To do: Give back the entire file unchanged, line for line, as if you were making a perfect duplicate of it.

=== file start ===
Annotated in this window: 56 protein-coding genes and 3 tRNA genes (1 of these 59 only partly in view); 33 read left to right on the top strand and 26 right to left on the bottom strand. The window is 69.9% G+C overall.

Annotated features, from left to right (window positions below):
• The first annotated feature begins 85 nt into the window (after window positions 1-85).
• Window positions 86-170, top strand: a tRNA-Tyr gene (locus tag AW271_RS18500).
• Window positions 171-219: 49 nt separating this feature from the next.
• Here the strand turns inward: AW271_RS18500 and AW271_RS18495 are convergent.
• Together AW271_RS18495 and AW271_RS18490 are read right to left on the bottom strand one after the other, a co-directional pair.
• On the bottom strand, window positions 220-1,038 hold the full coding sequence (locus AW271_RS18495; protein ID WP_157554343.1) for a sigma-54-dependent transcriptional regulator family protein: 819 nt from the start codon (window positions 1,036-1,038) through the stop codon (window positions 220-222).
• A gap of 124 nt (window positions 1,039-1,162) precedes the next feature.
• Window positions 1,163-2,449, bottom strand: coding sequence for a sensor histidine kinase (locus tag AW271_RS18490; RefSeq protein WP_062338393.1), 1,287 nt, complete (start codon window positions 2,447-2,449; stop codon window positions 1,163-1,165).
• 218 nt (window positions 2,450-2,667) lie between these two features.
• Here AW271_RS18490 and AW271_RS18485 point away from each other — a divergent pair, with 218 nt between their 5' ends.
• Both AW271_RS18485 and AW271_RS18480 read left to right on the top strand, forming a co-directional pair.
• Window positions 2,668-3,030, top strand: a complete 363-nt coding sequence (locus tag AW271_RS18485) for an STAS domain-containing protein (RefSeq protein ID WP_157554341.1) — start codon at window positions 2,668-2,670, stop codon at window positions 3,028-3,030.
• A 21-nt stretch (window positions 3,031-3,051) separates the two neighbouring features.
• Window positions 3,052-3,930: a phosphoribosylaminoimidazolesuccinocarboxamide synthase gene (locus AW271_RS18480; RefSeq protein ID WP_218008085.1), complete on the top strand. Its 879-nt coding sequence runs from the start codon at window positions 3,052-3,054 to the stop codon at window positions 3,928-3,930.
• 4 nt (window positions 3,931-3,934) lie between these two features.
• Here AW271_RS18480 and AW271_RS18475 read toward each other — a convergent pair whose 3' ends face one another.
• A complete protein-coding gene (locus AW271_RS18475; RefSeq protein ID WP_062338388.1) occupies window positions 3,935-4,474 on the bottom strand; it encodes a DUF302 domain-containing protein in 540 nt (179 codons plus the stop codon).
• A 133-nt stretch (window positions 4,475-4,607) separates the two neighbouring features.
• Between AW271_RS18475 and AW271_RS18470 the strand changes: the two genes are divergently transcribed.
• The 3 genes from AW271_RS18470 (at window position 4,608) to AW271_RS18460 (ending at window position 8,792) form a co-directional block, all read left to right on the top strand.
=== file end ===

Annotated in this window: 56 protein-coding genes and 3 tRNA genes (1 of these 59 only partly in view); 33 read left to right on the top strand and 26 right to left on the bottom strand. The window is 69.9% G+C overall.

Annotated features, from left to right (window positions below):
• The first annotated feature begins 85 nt into the window (after window positions 1-85).
• Window positions 86-170, top strand: a tRNA-Tyr gene (locus tag AW271_RS18500).
• Window positions 171-219: 49 nt separating this feature from the next.
• Here the strand turns inward: AW271_RS18500 and AW271_RS18495 are convergent.
• Together AW271_RS18495 and AW271_RS18490 are read right to left on the bottom strand one after the other, a co-directional pair.
• On the bottom strand, window positions 220-1,038 hold the full coding sequence (locus AW271_RS18495; protein ID WP_157554343.1) for a sigma-54-dependent transcriptional regulator family protein: 819 nt from the start codon (window positions 1,036-1,038) through the stop codon (window positions 220-222).
• A gap of 124 nt (window positions 1,039-1,162) precedes the next feature.
• Window positions 1,163-2,449, bottom strand: coding sequence for a sensor histidine kinase (locus tag AW271_RS18490; RefSeq protein WP_062338393.1), 1,287 nt, complete (start codon window positions 2,447-2,449; stop codon window positions 1,163-1,165).
• 218 nt (window positions 2,450-2,667) lie between these two features.
• Here AW271_RS18490 and AW271_RS18485 point away from each other — a divergent pair, with 218 nt between their 5' ends.
• Both AW271_RS18485 and AW271_RS18480 read left to right on the top strand, forming a co-directional pair.
• Window positions 2,668-3,030, top strand: a complete 363-nt coding sequence (locus tag AW271_RS18485) for an STAS domain-containing protein (RefSeq protein ID WP_157554341.1) — start codon at window positions 2,668-2,670, stop codon at window positions 3,028-3,030.
• A 21-nt stretch (window positions 3,031-3,051) separates the two neighbouring features.
• Window positions 3,052-3,930: a phosphoribosylaminoimidazolesuccinocarboxamide synthase gene (locus AW271_RS18480; RefSeq protein ID WP_218008085.1), complete on the top strand. Its 879-nt coding sequence runs from the start codon at window positions 3,052-3,054 to the stop codon at window positions 3,928-3,930.
• 4 nt (window positions 3,931-3,934) lie between these two features.
• Here AW271_RS18480 and AW271_RS18475 read toward each other — a convergent pair whose 3' ends face one another.
• A complete protein-coding gene (locus AW271_RS18475; RefSeq protein ID WP_062338388.1) occupies window positions 3,935-4,474 on the bottom strand; it encodes a DUF302 domain-containing protein in 540 nt (179 codons plus the stop codon).
• A 133-nt stretch (window positions 4,475-4,607) separates the two neighbouring features.
• Between AW271_RS18475 and AW271_RS18470 the strand changes: the two genes are divergently transcribed.
• The 3 genes from AW271_RS18470 (at window position 4,608) to AW271_RS18460 (ending at window position 8,792) form a co-directional block, all read left to right on the top strand.